A new threat has got the attention of cybersecurity monitors after US security experts say the hacking of devices such as pacemakers and insulin pumps is possible.
Sky News has reported the US Food and Drug Administration is warning manufacturers to step up their vigilance, saying ‘cybersecurity vulnerabilities and incidents could directly impact medical devices or hospital network operations’.
No deliberate hacking of medical devices has yet to be reported according to officials.
Kevin Fu, professor at the University of Michigan, co-wrote a 2008 research paper which focused on the risks of implantable devices and how they could be re-programmed by hackers.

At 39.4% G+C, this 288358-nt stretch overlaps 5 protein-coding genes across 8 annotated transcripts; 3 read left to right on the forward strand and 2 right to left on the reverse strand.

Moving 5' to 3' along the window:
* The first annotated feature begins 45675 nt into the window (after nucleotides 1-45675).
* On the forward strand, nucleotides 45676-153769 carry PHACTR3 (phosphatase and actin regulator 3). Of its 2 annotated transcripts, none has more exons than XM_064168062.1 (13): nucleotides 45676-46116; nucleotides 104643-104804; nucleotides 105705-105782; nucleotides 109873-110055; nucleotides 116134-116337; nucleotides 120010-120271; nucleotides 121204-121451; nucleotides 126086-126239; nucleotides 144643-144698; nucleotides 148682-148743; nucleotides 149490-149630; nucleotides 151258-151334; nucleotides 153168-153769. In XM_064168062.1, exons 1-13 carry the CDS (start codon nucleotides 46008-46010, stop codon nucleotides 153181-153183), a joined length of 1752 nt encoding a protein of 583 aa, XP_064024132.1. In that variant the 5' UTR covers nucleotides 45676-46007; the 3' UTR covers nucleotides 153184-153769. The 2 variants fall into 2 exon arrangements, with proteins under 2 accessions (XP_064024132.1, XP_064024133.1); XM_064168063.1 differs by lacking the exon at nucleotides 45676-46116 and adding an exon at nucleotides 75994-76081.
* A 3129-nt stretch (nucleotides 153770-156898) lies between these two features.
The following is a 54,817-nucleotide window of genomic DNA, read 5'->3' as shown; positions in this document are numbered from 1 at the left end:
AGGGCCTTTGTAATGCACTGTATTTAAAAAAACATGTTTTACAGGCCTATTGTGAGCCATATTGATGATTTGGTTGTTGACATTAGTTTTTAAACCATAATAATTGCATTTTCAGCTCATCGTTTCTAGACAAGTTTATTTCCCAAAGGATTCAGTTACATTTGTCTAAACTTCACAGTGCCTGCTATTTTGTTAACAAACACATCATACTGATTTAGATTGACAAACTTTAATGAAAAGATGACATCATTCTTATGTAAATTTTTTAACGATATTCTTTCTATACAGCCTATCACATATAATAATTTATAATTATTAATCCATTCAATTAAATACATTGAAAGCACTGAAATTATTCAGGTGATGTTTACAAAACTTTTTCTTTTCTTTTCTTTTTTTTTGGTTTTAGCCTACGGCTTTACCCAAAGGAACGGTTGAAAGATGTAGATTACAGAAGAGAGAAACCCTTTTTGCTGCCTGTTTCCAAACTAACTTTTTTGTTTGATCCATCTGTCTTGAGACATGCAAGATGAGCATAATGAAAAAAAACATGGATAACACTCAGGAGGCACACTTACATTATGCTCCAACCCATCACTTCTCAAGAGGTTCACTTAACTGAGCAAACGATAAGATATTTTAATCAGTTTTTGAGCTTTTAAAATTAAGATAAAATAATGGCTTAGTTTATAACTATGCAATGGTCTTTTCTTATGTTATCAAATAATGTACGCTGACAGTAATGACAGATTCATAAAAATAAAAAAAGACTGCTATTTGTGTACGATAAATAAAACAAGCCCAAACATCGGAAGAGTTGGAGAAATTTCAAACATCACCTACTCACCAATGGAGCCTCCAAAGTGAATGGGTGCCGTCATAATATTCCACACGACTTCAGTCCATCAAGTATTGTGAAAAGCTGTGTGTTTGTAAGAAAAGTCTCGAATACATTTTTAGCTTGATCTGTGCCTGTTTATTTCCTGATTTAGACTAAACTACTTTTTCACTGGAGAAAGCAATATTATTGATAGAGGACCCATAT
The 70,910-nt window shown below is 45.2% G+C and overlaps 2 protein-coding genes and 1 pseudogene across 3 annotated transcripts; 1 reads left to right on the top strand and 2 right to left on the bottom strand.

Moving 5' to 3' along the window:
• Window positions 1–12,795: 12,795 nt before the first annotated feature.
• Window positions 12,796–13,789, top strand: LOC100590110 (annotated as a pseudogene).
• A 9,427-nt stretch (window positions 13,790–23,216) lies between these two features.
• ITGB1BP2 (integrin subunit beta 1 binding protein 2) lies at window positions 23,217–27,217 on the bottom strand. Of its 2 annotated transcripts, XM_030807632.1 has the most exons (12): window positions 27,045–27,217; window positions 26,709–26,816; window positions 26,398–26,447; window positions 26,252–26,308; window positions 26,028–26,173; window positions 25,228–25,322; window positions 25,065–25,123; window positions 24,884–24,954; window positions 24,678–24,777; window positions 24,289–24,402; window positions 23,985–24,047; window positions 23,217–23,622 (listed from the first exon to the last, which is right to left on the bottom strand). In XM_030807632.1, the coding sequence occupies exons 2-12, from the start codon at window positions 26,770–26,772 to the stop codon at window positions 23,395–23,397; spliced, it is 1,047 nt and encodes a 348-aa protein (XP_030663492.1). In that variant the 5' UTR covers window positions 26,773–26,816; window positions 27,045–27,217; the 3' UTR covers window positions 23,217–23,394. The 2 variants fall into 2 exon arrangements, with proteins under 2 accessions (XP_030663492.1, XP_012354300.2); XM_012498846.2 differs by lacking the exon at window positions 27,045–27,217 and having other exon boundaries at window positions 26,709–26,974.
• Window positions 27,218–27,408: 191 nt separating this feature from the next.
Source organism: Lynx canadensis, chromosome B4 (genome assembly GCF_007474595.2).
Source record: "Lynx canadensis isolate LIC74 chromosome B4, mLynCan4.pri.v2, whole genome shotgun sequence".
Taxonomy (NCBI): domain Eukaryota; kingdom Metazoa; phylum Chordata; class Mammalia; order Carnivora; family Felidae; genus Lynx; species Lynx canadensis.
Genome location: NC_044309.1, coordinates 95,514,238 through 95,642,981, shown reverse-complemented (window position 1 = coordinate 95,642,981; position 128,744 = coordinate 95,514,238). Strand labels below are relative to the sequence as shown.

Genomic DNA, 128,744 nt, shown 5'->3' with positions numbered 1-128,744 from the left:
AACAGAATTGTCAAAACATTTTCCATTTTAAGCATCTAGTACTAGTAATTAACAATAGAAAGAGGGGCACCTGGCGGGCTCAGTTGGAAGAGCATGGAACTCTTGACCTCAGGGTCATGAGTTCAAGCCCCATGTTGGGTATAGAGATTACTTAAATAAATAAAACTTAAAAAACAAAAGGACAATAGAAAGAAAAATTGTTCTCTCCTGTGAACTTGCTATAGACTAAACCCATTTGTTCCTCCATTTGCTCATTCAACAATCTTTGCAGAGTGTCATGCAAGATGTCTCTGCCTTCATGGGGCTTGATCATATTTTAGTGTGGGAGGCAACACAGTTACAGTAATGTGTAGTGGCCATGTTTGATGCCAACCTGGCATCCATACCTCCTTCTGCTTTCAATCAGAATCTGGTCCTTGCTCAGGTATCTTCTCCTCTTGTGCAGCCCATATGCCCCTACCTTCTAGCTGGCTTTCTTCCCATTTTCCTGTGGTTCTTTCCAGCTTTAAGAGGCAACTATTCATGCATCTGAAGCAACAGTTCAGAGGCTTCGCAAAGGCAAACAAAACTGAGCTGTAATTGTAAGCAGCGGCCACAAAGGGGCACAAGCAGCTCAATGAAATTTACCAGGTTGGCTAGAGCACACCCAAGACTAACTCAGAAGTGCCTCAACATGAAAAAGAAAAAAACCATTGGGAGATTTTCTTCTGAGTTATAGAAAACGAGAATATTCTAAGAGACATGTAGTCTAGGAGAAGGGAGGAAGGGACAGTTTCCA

“It takes just a blink of the eye for malware to get in” says Fu.
Regulators have also suggested hospital equipment such as monitoring systems, scanners and radiation equipment are connected to networks which could potentially experience similar security breaches, reported Sky.
“The vast majority of medical devices in hospitals I’ve been to use Windows XP or Windows 95. These are extremely vulnerable to computer malware,” Fu said.
In light of the new findings US Department of Homeland Security’s Cyber Emergency Response Team for industrial systems has said security should be stepped up for surgical devices, ventilators, drug infusion pumps and other equipment.
While the issue is now on the cybersecurity lookout experts say despite the risks, people still are better off with these devices than without.
Sky News has more.
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